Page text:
Stamp duty land tax, commonly referred to just as stamp duty, is a tax levied when you purchase land or shares.
Technically the tax you pay when you buy land is ‘stamp duty land tax’ but this is commonly referred to simply as stamp duty.
Higher rates of stamp duty were introduced by the government from April 2016 in relation to second properties, for example buy to let properties and second homes (see below).
Subject to the rules on second homes below, if you buy a residential property and the purchase price is £125,000 or less you don’t pay stamp duty. If the purchase price is greater than £125,000, you will have to pay stamp duty. The amount of tax to be paid is based on a percentage of the purchase price. The relevant rates [as at 4th December 2014] are contained in the table below:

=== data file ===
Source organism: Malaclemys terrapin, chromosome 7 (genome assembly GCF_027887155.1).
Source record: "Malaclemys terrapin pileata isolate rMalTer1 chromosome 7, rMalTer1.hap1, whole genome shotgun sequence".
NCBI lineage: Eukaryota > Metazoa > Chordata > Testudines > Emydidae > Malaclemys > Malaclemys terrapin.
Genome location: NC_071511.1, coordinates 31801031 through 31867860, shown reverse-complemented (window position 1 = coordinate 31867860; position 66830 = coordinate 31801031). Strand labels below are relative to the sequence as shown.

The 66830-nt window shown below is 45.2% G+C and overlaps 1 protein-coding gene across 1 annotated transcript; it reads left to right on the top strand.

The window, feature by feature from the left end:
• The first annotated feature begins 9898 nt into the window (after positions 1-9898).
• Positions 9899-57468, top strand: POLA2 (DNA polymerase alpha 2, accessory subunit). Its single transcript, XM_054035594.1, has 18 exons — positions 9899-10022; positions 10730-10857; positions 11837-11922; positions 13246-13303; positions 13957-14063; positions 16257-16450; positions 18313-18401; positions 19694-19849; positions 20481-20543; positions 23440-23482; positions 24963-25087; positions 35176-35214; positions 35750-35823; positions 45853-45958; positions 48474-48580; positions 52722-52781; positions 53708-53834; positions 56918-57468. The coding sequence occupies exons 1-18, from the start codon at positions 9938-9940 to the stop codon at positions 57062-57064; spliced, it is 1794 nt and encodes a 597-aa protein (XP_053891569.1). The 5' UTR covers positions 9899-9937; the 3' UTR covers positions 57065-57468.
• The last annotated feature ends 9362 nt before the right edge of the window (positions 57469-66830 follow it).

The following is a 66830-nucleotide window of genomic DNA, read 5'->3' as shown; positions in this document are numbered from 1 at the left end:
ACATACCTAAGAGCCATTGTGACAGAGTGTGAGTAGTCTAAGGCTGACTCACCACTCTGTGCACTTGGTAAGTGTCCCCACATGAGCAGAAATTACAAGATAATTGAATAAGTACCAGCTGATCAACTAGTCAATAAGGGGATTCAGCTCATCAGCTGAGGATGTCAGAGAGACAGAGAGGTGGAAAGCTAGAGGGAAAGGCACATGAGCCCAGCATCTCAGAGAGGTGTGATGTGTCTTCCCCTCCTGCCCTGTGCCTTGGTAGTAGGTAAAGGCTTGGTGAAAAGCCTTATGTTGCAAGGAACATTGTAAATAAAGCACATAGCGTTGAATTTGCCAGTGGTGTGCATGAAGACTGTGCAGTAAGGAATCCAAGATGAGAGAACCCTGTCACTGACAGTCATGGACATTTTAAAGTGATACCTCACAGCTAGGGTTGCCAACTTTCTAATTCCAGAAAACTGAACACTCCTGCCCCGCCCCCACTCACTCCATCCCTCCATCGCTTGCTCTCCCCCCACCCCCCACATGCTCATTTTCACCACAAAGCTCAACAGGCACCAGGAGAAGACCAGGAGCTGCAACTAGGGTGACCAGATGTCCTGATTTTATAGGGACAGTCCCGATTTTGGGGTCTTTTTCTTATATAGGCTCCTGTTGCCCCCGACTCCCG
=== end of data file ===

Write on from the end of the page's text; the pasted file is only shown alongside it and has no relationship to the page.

The rates apply only to that part of the property price that falls within each band. 0% is paid for the first £125,000 then 2% on the portion up to £250,000, 5% up to £925,000, thView Pageen 10% up to £1.5 m; 12% on anything above that. So, for example, on a £300,000 property the tax to pay would be £0 on the first £125k (0%), £5,000 on the portion up to £250,000 (2%) and £2,500 on the remaining £50K (5%).
If your purchase will result in you (and your spouse or civil partner between you) owning a legal interest in two residential properties or more (anywhere in the world), then the higher rates of stamp duty apply, with a surcharge of 3% on top of the standard rates set out above.
As an example, if a second property is purchased at £150,000 then the stamp duty payable is £5,000, being charged at 3% on the first £125,000 and 5% on the amount above that figure.
There are exceptions where a property is being bought to replace an existing main residence, including provisions for reclaiming higher rate tax where an existing main residence is sold after the new purchase.